Wheels - - [ Ad­ver­to­rial] -

Re­mem­ber the me­teor

that fell to Earth over Rus­sia ear­lier this year? One of the most sur­pris­ing things aris­ing from the event was the sheer quan­tity and qual­ity of video record­ings of the in­ci­dent. YouTube was in­un­dated with film of the event, the trail across the sky and the ex­plo­sion that rocked the nearby city of Chelyabinsk. It seemed that al­most ev­ery Rus­sian driver had a cam­era in his car. Could the same thing be about to hap­pen in the UAE? The rea­son why driv­ers in many coun­tries have fit­ted dash­cams in their cars is for their own for pro­tec­tion; a way of record­ing ev­i­dence of any in­ci­dent in which they might be in­volved. With a dash­cam in your car, you can record the lead up to a col­li­sion and pro­vide ir­refutable proof of who was at fault. No more de­bate about who gets the pink slip. Por­ta­ble car DVRs can also pro­vide in­valu­able ev­i­dence of road, traf­fic and weather con­di­tions to sup­port an in­sur­ance claim. It can cap­ture road rage, threat­en­ing be­hav­iour and all sorts of bad driv­ing we see on our roads. That lit­tle box on top of your dash is al­ways on your side, ready to record the truth, to show re­al­ity, no mat­ter what the other guy claims to his in­sur­ers or how the po­lice de­cide to ap­por­tion blame. Sales of dash­cams have quadru­pled across the world and DOD, the lead­ing maker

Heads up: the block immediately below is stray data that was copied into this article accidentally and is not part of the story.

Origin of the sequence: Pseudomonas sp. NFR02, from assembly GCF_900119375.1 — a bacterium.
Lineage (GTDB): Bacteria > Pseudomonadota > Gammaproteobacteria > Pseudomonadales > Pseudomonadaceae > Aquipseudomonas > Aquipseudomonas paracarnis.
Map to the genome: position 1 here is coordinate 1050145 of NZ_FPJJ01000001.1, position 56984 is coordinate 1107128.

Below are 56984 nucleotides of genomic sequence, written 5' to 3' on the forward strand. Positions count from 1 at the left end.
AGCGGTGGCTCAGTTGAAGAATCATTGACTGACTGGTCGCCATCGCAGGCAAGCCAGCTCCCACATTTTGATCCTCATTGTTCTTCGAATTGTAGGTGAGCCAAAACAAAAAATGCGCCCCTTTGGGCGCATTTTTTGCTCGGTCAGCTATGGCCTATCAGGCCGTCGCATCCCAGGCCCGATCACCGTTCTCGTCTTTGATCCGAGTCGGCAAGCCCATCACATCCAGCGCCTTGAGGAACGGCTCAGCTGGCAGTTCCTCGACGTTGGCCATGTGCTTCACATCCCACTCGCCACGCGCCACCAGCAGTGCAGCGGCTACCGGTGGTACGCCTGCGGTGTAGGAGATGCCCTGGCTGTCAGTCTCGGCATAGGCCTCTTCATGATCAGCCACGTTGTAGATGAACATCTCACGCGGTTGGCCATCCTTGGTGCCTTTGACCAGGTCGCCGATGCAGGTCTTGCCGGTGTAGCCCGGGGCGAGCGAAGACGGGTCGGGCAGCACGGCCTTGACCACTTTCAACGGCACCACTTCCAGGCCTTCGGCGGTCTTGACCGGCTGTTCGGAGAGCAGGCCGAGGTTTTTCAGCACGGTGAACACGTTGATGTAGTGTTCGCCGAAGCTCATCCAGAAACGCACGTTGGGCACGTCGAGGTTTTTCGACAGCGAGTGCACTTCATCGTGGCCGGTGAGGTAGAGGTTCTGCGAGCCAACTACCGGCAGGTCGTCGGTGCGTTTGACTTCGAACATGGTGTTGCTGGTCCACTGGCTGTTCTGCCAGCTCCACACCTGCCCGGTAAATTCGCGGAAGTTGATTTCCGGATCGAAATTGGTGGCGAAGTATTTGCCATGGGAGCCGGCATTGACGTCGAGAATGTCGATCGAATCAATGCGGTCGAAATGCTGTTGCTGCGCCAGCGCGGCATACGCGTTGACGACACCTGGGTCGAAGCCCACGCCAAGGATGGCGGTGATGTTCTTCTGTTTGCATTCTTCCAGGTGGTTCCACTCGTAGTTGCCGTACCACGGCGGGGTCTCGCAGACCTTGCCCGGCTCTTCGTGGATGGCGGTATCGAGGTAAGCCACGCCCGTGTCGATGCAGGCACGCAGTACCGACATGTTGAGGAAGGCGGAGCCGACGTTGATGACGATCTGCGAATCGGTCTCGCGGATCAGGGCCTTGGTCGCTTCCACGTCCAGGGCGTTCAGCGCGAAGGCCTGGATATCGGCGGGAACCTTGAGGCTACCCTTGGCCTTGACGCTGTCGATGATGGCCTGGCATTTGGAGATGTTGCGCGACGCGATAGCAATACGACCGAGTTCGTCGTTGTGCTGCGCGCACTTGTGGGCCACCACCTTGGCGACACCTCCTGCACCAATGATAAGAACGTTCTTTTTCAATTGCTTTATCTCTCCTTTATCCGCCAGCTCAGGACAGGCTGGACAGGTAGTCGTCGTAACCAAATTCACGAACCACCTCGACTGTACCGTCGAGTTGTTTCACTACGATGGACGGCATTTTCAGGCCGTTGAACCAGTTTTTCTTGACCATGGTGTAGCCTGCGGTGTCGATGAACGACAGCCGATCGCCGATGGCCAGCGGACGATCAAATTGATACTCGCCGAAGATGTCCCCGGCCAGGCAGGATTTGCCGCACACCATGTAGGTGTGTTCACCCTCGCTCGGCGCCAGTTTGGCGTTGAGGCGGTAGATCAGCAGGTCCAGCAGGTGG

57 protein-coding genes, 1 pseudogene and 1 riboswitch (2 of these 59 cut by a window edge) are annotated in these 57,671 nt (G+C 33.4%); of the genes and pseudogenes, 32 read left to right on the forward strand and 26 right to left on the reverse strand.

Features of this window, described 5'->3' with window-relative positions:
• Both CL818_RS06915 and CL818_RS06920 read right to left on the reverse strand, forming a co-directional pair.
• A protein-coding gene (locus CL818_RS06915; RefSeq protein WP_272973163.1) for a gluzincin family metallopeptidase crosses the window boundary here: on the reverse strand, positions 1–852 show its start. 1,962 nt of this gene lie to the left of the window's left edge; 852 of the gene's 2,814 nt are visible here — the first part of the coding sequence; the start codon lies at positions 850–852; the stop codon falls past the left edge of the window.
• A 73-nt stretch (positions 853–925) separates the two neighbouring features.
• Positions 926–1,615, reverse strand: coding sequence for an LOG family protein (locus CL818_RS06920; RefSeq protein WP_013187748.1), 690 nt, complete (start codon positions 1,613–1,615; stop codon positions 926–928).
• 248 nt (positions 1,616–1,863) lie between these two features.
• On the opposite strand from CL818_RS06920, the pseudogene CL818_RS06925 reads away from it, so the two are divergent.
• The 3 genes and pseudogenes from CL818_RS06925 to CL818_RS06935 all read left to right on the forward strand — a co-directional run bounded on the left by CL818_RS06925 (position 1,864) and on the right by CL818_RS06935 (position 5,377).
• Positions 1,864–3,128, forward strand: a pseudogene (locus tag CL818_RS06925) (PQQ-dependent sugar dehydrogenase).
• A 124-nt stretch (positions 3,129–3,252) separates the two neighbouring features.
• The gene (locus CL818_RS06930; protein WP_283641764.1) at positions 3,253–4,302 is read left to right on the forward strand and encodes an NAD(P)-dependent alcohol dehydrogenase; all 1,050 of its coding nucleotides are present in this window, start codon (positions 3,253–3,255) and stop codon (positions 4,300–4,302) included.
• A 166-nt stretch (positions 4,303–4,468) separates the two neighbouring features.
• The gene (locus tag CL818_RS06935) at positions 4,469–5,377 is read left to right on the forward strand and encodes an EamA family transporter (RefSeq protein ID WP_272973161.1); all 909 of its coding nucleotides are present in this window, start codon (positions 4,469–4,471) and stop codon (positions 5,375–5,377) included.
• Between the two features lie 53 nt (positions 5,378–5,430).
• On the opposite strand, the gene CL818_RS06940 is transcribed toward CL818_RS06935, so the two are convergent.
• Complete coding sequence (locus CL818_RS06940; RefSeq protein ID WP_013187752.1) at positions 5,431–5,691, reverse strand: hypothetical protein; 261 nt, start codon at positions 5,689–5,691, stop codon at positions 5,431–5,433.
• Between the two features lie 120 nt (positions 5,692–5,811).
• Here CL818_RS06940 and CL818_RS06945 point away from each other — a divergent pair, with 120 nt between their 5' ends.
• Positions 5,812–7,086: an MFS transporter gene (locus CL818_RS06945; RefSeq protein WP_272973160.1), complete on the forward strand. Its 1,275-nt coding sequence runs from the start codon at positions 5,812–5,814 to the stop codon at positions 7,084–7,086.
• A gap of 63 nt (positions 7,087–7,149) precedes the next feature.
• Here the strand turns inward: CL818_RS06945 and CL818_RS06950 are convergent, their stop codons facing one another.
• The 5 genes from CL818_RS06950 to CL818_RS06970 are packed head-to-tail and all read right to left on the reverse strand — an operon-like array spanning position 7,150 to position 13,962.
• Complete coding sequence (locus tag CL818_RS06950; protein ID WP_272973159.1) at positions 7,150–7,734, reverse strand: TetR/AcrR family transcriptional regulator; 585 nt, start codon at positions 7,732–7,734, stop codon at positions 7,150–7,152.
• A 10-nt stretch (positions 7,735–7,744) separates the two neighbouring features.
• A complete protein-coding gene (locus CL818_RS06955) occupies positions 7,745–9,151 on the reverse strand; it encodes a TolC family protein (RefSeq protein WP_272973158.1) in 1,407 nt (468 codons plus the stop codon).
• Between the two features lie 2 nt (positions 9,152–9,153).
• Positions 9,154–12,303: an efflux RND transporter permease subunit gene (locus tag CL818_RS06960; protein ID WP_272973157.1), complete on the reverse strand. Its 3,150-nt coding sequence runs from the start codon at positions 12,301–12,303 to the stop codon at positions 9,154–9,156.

DOD’s mar­ket-lead­ing por­ta­ble car DVRs can pro­tect driv­ers in all kinds of un­ex­pected sit­u­a­tions

of por­ta­ble car DVRs, ex­pects them to be equally pop­u­lar in the UAE. These in-car DVRs are like or­di­nary video cam­eras, but with a cou­ple of im­por­tant ex­tra fea­tures. They are avail­able in a range of dif­fer­ent res­o­lu­tions and record­ing speeds, with the best now of­fer­ing full HD (1920x1080) and up to 60 frames-per-sec­ond (fps). High-qual­ity lenses are im­por­tant for best im­age qual­ity, and many cam­eras now in­clude some form of dy­namic ex­po­sure con­trol to al­low good-qual­ity footage to be shot in low light, and in high con­trast con­di­tions. A high aper­ture lens (lower F-stop) en­ables bet­ter light cap­ture, and the lat­est CMOS sen­sors en­sure that what goes into the lens is cap­tured in all its glory. All DOD in-car DVRs will au­to­mat­i­cally time-stamp the footage, whilst the more so­phis­ti­cated ones now come with GPS as well. This lets them record a route, and the pre­cise lo­ca­tion of any in­ci­dent. They also in­clude a G sen­sor. This de­tects g-forces in three direc­tions (such as the force of a col­li­sion) and uses this in­for­ma­tion as a trig­ger to pro­tect the pre­vi­ous five min­utes of footage. Video is mem­ory hun­gry, so choose a DVR with plenty of stor­age. Most have some on board (look for around 64MB) and the op­tion to add an SDHC card for up to 32GB more.

In the event of a col­li­sion DOD in-car DVRS can help pro­vide ir­refutable proof of who was at fault

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